The House Judiciary Committee on Thursday approved legislation to try to block a provision of the federal law requiring Americans to buy insurance beginning in 2014 or pay a penalty.
Republicans say they want North Carolina to be exempt from the requirment.
"Never before has Congress compelled Americans, under threat of government fines or taxes, to purchase a product or a service simply as a condition of existing in this country," said Rep. Jeff Barnhart.
But while most every Republican supported that position, most every Democrat opposed it - some on legal grounds.
"I think the bill is unconstitutional," offered Fayetteville Democrat Rick Glazier.
Others challenged the notion that no other laws require people to do things.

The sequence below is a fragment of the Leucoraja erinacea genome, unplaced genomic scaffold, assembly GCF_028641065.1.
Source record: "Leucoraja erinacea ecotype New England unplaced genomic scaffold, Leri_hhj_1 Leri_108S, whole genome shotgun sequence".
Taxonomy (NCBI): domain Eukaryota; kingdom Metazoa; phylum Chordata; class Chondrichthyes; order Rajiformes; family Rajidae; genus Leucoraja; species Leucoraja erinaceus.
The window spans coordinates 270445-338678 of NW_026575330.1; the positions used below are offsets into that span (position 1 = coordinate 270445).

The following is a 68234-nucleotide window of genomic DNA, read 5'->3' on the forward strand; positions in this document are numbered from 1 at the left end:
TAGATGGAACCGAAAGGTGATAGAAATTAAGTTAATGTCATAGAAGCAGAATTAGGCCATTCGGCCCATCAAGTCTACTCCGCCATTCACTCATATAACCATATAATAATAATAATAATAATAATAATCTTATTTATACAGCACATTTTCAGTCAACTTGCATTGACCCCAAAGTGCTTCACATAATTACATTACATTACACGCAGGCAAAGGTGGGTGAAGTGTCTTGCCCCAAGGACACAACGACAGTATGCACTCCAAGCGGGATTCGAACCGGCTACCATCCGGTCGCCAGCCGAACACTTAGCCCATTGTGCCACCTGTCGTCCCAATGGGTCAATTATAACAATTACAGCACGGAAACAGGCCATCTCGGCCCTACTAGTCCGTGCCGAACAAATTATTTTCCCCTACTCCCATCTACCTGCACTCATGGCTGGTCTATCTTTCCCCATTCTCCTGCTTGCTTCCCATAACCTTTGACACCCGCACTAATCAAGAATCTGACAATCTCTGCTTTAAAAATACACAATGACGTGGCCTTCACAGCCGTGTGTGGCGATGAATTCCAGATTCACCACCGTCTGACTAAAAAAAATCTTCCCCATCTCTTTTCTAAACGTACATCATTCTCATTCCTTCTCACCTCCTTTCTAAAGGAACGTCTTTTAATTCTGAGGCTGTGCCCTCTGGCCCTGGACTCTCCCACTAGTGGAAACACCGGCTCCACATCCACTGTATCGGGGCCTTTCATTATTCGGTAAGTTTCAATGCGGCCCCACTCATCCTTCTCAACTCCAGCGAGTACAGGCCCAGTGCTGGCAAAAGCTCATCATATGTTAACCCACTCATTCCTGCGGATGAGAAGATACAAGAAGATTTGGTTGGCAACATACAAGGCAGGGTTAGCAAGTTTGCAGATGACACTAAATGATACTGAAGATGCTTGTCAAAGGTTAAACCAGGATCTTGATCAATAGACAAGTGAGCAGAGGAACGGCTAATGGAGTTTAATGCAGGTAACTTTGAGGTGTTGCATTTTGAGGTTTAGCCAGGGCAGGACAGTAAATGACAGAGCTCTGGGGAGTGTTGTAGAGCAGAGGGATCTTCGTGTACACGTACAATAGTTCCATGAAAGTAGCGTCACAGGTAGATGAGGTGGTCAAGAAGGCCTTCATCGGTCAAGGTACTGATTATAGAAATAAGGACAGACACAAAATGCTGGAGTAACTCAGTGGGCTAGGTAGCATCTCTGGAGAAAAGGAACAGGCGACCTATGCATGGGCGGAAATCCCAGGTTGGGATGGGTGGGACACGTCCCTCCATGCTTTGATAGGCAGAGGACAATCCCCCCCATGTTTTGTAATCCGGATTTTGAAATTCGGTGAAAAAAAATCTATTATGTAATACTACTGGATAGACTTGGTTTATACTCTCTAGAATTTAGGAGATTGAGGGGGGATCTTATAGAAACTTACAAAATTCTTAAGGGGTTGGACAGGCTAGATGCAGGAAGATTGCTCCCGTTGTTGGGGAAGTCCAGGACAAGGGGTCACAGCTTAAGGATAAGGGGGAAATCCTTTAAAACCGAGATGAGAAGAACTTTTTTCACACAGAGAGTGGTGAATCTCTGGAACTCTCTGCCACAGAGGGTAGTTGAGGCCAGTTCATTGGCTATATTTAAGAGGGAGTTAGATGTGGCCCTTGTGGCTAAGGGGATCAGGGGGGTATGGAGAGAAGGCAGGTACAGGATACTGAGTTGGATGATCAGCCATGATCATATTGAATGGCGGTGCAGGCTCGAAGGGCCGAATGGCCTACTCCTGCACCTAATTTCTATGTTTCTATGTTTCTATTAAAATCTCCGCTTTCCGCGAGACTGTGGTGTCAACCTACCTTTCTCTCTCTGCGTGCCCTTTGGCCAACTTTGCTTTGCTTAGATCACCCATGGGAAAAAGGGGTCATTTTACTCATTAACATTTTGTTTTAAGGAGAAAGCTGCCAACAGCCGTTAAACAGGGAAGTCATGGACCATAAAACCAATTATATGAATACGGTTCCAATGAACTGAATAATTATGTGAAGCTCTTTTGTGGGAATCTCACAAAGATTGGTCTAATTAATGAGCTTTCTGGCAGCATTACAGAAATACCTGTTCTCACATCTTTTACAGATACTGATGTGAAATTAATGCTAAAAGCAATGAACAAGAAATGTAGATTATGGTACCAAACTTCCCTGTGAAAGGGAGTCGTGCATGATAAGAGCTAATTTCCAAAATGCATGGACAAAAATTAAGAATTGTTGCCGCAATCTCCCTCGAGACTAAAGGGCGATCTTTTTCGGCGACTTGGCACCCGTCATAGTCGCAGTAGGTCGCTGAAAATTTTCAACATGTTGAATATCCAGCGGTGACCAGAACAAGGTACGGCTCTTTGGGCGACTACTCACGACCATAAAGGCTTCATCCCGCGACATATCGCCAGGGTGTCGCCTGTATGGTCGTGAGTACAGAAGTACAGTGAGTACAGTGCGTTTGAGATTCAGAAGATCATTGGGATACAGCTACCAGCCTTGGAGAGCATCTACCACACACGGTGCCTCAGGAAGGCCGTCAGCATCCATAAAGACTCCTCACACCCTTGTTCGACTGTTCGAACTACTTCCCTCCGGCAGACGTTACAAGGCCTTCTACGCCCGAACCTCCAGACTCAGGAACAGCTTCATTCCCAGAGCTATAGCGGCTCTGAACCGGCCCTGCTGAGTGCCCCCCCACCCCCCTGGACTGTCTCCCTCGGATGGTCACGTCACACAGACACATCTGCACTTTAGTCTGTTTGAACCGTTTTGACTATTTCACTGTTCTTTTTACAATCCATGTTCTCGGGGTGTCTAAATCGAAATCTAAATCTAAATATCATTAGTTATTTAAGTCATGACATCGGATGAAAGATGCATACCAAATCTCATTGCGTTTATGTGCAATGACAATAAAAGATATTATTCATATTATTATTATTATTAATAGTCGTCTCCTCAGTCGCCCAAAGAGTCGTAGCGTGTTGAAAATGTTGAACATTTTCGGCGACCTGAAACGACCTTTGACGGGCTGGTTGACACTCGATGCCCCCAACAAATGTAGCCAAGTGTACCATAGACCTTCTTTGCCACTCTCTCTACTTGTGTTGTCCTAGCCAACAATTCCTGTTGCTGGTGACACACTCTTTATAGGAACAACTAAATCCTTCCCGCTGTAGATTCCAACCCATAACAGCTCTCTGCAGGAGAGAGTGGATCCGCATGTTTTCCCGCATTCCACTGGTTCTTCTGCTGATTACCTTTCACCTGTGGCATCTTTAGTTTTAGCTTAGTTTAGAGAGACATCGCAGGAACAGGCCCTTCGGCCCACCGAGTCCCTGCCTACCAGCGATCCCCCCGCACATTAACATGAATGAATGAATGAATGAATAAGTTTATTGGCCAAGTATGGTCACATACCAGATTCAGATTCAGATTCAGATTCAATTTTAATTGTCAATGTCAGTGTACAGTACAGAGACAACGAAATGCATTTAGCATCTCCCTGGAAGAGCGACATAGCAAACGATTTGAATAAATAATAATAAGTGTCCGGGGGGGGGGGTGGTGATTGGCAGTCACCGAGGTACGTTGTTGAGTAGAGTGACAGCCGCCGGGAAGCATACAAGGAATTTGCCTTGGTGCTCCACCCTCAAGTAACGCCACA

"The last time I checked, I was required to have car insurance and I'm very happy that other people are required to have car insurance because I don't want someone running into me and I don't have a problem with that mandate," offered Raleigh Democrat Jennifer Weiss.
The measure could see a vote in the full House as early as next week.
Republican lawmakers say the bill is designed to force Democratic Attorney General Roy Cooper to join 26 other states in a lawsuit challenging the federal health care law's constitutionality or to defend the state law banning the insurance mandate.
"This is designed to protect the vast majority of our citizens from what we believe to be an unjustified incursion of power," offered House Majority Leader Skip Stam.
Cooper has refused to join litigation by other states. He sent ABC11 the following statement Thursday:
"The Attorney General must uphold state and federal laws, but if they conflict, the US Constitution and federal law prevail. A state law that authorizes North Carolina citizens to violate federal law could be found to be unconstitutional. The federal health law is deemed Constitutional until the federal appellate courts conclude otherwise."